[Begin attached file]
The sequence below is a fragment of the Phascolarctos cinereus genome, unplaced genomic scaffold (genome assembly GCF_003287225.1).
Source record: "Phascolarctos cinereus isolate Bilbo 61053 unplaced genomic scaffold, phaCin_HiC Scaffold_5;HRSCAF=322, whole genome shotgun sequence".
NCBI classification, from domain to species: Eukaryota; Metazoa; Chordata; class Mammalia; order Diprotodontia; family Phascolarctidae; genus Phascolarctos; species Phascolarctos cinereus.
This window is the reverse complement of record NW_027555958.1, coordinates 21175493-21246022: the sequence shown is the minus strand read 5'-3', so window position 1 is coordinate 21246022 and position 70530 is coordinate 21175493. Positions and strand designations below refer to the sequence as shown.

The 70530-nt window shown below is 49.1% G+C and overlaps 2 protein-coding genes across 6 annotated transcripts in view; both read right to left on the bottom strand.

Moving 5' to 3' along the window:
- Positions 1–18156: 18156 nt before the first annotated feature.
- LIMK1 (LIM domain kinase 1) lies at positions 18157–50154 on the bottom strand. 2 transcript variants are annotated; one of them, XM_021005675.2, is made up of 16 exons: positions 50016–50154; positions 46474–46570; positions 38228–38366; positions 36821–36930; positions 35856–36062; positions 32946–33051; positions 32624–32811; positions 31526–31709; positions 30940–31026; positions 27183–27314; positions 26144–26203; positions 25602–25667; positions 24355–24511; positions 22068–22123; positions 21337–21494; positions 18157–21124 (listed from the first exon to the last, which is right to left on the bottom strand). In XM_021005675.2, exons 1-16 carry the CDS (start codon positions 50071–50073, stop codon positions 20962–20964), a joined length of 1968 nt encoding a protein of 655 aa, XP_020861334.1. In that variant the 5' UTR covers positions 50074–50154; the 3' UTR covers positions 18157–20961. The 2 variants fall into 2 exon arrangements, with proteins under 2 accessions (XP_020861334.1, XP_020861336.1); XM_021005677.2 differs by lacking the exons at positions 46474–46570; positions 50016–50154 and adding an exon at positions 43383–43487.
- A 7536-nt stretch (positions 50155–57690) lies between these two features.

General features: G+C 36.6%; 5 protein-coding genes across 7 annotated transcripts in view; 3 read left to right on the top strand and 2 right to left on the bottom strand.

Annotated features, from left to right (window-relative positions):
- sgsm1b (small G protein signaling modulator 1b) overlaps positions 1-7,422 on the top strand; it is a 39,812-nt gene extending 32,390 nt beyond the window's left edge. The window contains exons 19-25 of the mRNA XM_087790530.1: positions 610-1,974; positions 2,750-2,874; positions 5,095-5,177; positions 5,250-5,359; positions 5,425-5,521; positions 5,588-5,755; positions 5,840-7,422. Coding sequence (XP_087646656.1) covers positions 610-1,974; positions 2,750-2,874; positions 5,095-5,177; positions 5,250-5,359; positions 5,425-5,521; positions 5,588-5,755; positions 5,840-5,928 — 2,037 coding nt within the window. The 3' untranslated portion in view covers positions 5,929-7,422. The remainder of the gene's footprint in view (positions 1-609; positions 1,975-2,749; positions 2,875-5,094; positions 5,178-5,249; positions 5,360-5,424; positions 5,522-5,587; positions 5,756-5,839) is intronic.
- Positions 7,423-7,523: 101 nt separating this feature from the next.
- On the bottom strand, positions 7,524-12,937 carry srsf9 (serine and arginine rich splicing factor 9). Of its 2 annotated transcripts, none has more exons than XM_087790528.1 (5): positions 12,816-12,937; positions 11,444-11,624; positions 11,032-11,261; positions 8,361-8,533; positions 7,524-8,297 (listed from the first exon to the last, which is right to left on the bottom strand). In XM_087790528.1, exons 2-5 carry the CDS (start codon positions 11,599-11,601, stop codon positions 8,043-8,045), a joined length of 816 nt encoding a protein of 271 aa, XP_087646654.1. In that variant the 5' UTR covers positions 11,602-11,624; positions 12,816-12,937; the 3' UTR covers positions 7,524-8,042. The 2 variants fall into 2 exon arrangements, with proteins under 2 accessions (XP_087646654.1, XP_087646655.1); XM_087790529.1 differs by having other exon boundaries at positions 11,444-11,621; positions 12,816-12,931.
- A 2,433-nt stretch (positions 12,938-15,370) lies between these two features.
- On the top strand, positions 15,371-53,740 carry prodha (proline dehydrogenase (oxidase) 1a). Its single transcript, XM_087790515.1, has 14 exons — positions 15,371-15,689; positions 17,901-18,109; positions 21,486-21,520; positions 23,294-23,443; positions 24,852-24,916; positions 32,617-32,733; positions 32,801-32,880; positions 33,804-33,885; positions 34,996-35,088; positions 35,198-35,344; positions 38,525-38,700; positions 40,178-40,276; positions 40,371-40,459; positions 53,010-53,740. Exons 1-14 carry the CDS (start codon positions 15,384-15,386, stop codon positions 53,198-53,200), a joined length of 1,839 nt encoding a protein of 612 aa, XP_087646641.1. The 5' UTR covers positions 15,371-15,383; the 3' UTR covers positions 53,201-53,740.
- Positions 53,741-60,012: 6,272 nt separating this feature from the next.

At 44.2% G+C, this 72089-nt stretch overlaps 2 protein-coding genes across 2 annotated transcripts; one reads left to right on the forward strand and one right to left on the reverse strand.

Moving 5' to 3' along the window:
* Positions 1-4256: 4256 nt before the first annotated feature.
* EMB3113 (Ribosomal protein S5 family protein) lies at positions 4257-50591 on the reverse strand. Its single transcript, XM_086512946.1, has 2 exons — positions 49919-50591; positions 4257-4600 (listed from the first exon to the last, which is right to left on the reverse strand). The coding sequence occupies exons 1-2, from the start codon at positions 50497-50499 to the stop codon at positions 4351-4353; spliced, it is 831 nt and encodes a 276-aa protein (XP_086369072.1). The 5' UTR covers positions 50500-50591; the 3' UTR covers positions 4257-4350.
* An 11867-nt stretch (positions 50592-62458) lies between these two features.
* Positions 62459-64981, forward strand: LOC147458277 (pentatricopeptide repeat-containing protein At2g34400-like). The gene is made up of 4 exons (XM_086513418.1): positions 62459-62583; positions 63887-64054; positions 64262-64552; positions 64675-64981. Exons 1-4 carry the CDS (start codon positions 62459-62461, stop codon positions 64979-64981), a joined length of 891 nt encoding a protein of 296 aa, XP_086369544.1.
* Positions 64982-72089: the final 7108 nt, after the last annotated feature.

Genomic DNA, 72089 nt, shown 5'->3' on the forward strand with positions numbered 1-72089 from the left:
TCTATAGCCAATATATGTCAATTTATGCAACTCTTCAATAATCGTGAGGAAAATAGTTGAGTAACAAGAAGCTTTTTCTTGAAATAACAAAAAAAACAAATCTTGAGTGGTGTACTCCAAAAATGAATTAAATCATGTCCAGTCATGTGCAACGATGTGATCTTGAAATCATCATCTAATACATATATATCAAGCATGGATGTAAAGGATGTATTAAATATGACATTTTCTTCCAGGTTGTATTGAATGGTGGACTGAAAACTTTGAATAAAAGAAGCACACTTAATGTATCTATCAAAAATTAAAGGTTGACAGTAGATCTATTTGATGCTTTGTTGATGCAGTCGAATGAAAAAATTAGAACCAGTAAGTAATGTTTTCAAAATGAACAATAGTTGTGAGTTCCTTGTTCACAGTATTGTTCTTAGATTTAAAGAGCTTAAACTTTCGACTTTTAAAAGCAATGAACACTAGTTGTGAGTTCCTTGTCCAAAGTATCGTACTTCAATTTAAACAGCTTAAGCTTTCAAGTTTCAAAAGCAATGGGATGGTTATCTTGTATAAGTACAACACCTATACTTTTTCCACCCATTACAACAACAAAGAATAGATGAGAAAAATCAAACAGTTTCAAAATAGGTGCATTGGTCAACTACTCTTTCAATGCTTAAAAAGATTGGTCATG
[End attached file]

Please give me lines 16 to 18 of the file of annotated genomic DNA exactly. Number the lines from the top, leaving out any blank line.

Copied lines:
- On the top strand, positions 15,371-53,740 carry prodha (proline dehydrogenase (oxidase) 1a). Its single transcript, XM_087790515.1, has 14 exons — positions 15,371-15,689; positions 17,901-18,109; positions 21,486-21,520; positions 23,294-23,443; positions 24,852-24,916; positions 32,617-32,733; positions 32,801-32,880; positions 33,804-33,885; positions 34,996-35,088; positions 35,198-35,344; positions 38,525-38,700; positions 40,178-40,276; positions 40,371-40,459; positions 53,010-53,740. Exons 1-14 carry the CDS (start codon positions 15,384-15,386, stop codon positions 53,198-53,200), a joined length of 1,839 nt encoding a protein of 612 aa, XP_087646641.1. The 5' UTR covers positions 15,371-15,383; the 3' UTR covers positions 53,201-53,740.
- Positions 53,741-60,012: 6,272 nt separating this feature from the next.

At 44.2% G+C, this 72089-nt stretch overlaps 2 protein-coding genes across 2 annotated transcripts; one reads left to right on the forward strand and one right to left on the reverse strand.